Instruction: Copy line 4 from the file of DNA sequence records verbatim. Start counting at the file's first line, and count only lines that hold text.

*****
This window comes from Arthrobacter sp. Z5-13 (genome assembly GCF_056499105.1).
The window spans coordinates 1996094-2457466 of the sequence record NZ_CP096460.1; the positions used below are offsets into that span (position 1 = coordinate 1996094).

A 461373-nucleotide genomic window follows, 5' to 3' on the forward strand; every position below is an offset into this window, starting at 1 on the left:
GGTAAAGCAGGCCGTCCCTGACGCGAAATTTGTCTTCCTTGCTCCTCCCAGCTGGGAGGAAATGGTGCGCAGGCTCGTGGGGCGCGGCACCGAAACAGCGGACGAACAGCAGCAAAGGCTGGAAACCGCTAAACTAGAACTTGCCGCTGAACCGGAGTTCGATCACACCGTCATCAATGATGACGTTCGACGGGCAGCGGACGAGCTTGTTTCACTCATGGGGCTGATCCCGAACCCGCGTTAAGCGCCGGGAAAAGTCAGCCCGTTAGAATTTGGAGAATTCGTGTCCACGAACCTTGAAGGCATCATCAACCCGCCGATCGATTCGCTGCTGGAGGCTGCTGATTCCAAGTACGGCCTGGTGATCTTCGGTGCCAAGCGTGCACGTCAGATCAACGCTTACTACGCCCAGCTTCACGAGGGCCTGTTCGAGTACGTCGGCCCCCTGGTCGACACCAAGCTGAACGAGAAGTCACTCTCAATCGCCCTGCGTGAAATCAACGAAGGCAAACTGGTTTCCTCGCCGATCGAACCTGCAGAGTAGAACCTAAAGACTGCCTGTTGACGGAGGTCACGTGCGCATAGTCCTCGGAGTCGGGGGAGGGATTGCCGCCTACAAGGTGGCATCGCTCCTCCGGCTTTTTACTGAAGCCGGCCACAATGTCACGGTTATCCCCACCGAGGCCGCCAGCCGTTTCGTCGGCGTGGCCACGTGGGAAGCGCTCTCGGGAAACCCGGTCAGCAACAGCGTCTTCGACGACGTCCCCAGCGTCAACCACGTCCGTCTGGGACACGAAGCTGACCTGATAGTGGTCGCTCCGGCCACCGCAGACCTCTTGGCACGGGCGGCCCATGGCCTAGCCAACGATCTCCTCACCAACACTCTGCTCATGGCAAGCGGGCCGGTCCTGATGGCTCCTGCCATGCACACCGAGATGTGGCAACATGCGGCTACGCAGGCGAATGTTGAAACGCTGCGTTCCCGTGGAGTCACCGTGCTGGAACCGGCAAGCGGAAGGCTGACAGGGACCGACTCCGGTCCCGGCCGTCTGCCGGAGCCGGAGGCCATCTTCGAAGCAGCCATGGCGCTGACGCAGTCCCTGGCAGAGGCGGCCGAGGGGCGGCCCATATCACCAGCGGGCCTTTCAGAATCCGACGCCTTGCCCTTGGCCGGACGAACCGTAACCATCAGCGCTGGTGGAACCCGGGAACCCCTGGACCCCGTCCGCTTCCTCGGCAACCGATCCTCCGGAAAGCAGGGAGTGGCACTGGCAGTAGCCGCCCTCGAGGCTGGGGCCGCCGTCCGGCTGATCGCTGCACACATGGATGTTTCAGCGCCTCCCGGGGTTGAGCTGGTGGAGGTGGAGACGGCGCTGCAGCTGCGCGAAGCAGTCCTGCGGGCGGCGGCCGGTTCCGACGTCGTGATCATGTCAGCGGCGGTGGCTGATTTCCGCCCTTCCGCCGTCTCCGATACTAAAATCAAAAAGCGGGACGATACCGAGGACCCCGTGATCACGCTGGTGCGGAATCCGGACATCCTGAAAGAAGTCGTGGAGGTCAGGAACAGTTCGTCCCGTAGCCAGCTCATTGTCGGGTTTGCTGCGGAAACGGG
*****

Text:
GGTAAAGCAGGCCGTCCCTGACGCGAAATTTGTCTTCCTTGCTCCTCCCAGCTGGGAGGAAATGGTGCGCAGGCTCGTGGGGCGCGGCACCGAAACAGCGGACGAACAGCAGCAAAGGCTGGAAACCGCTAAACTAGAACTTGCCGCTGAACCGGAGTTCGATCACACCGTCATCAATGATGACGTTCGACGGGCAGCGGACGAGCTTGTTTCACTCATGGGGCTGATCCCGAACCCGCGTTAAGCGCCGGGAAAAGTCAGCCCGTTAGAATTTGGAGAATTCGTGTCCACGAACCTTGAAGGCATCATCAACCCGCCGATCGATTCGCTGCTGGAGGCTGCTGATTCCAAGTACGGCCTGGTGATCTTCGGTGCCAAGCGTGCACGTCAGATCAACGCTTACTACGCCCAGCTTCACGAGGGCCTGTTCGAGTACGTCGGCCCCCTGGTCGACACCAAGCTGAACGAGAAGTCACTCTCAATCGCCCTGCGTGAAATCAACGAAGGCAAACTGGTTTCCTCGCCGATCGAACCTGCAGAGTAGAACCTAAAGACTGCCTGTTGACGGAGGTCACGTGCGCATAGTCCTCGGAGTCGGGGGAGGGATTGCCGCCTACAAGGTGGCATCGCTCCTCCGGCTTTTTACTGAAGCCGGCCACAATGTCACGGTTATCCCCACCGAGGCCGCCAGCCGTTTCGTCGGCGTGGCCACGTGGGAAGCGCTCTCGGGAAACCCGGTCAGCAACAGCGTCTTCGACGACGTCCCCAGCGTCAACCACGTCCGTCTGGGACACGAAGCTGACCTGATAGTGGTCGCTCCGGCCACCGCAGACCTCTTGGCACGGGCGGCCCATGGCCTAGCCAACGATCTCCTCACCAACACTCTGCTCATGGCAAGCGGGCCGGTCCTGATGGCTCCTGCCATGCACACCGAGATGTGGCAACATGCGGCTACGCAGGCGAATGTTGAAACGCTGCGTTCCCGTGGAGTCACCGTGCTGGAACCGGCAAGCGGAAGGCTGACAGGGACCGACTCCGGTCCCGGCCGTCTGCCGGAGCCGGAGGCCATCTTCGAAGCAGCCATGGCGCTGACGCAGTCCCTGGCAGAGGCGGCCGAGGGGCGGCCCATATCACCAGCGGGCCTTTCAGAATCCGACGCCTTGCCCTTGGCCGGACGAACCGTAACCATCAGCGCTGGTGGAACCCGGGAACCCCTGGACCCCGTCCGCTTCCTCGGCAACCGATCCTCCGGAAAGCAGGGAGTGGCACTGGCAGTAGCCGCCCTCGAGGCTGGGGCCGCCGTCCGGCTGATCGCTGCACACATGGATGTTTCAGCGCCTCCCGGGGTTGAGCTGGTGGAGGTGGAGACGGCGCTGCAGCTGCGCGAAGCAGTCCTGCGGGCGGCGGCCGGTTCCGACGTCGTGATCATGTCAGCGGCGGTGGCTGATTTCCGCCCTTCCGCCGTCTCCGATACTAAAATCAAAAAGCGGGACGATACCGAGGACCCCGTGATCACGCTGGTGCGGAATCCGGACATCCTGAAAGAAGTCGTGGAGGTCAGGAACAGTTCGTCCCGTAGCCAGCTCATTGTCGGGTTTGCTGCGGAAACGGG